says, "and then they won't wear a retainer at night and their teeth will shift and they'll be unhappy all over again." Honor thy
adolescent self, and keep those teeth in line for good. (Got a fixed retainer? Be sure to keep the device clean: "They can be
plaque traps," Dr. Newgard says.)
Brushing right after your morning
Like to start your day with a glass of orange juice—or ohsotrendy lemon water? Brushing right afterward can wear away your
enamel. "The acidic environment weakens the teeth enamel and erosion can occur during this vulnerable period," Dr. Lee says,
"so neutralize your mouth first by drinking milk or water, or rinsing with a baking soda solution—or just waiting 30 minutes." The
same goes for vomiting, Dr. Lee says, since that's acidic, too. (Gross but true!) If you've thrown up, be sure to rinse before
scrubbing out your mouth.
Ignoring your daily (or nightly) grind.
While mild bruxism—that is, clenching your teeth or grinding your jaw—might not seem like a big deal, severe cases can lead to
everything from chipped and worn teeth to headaches, jaw trouble, and even changes in facial appearance. It's hard to know if
you grind your teeth at night if a partner doesn't tip you off, of course, but if you experience telltale signs such as jaw soreness or
a dull, constant headache, make haste to the dentist; he or she can fit you with a mouth guard to protect you from additional
You already know smoking is bad for your lungs and heart. In case you need another reason to quit smoking: Besides the bad
breath and stained teeth, smoking is one of the most significant risk factors associated with the development of gum disease
(and the gum recession, bone loss, and tooth loss that come with it), according to the National Institute of Dental and Craniofacial
Research. Worse yet, smoking can also lower your chances for successful treatment if you've already got gum disease, since
nicotine compromises your body's ability to fight infection.
Skipping dentist appointments
Hate sitting in the dentist's chair? The very best trick for shortcircuiting anxiety about going to the dentist is—surprise—going to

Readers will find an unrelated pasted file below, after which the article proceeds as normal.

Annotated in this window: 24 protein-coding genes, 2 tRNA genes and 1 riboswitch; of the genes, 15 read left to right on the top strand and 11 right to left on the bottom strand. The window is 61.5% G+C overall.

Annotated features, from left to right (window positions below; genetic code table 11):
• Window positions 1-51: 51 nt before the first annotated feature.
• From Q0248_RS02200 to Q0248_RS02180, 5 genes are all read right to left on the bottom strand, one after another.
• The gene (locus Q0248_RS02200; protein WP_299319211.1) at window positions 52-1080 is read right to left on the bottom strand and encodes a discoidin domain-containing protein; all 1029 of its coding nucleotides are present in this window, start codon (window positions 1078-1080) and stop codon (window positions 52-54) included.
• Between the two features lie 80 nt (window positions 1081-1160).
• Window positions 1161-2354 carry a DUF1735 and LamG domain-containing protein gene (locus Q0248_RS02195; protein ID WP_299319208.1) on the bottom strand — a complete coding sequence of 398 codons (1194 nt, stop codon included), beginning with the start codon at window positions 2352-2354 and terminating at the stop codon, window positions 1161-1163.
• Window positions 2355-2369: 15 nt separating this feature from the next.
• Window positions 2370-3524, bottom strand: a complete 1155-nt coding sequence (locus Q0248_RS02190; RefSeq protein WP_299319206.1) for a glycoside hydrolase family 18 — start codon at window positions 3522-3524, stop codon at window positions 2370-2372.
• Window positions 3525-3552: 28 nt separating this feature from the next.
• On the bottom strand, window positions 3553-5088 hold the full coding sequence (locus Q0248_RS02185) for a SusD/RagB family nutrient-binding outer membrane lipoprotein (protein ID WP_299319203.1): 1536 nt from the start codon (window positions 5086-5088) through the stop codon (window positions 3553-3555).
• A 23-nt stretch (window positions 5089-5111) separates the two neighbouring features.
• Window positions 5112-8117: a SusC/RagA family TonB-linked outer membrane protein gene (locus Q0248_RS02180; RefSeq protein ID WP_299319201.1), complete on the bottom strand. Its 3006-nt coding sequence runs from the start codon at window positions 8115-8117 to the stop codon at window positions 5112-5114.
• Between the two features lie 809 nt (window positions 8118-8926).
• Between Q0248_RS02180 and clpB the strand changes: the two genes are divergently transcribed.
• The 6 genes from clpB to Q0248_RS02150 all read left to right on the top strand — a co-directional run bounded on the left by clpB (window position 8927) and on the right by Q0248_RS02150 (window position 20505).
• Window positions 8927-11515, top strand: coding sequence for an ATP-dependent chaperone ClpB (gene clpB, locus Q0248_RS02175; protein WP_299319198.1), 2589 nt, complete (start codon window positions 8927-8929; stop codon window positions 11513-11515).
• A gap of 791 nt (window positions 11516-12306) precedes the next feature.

the dentist. "Most patients who don't like to come in feel that way because when they do, they need a lot of work," Dr. Newgard
says. "If you're in every six months for your checkups, you're less likely to run into problems." Moreover, dentists are beginning to
employ everything from serene, spalike settings to animalassisted therapy (that is, a gentle dog who sits beside you at your
appointment) to alleviate patient discomfort; you can find a dental practice in your comfort zone.
Not drinking enough water
If your part of the country fluoridates its water (find out by visiting the CDC's My Water's Fluoride page), you're in luck: The
simple act of sipping tap water can help strengthen your teeth. (Prefer bottled? Some bottled waters have fluoride, and some
don't; if it's not listed as an ingredient in the one you favor, Dr. Newgard says, it's extraimportant to use toothpaste with fluoride.)
Swishing with and drinking water is also an important way to rinse accumulated sugars and acids from your teeth.
Skimping on calcium and vitamin D
Minerals and vitamins are building blocks for bones and teeth, of course, but they're also key to maintaining their strength and
density as we age—and these two are bones' strongest allies. According to the National Osteoporosis Foundation, adult women
need 1,0001,200 milligrams of calcium and 4001,000 IU (international units) of vitamin D per day from food, sunlight (for
vitamin D) and supplements. Consult your GP on your nutrient needs and be sure your teeth and bones are getting the support
Reaching for the wrong mouth rinse
There are as many ways to wash that gunk right outta your mouth as there are types of gunk to have in your mouth. "Cosmetic"
rinses, for example, will merely control bad breath and leave you with a pleasant taste in your mouth. Therapeutic rinses with
ingredients like antimicrobial agents and fluoride, on the other hand, can actually help reduce gingivitis, cavities, plaque, and bad
breath. (Fluoride rinses aren't recommended for children under 6, as they might swallow instead of spitting.)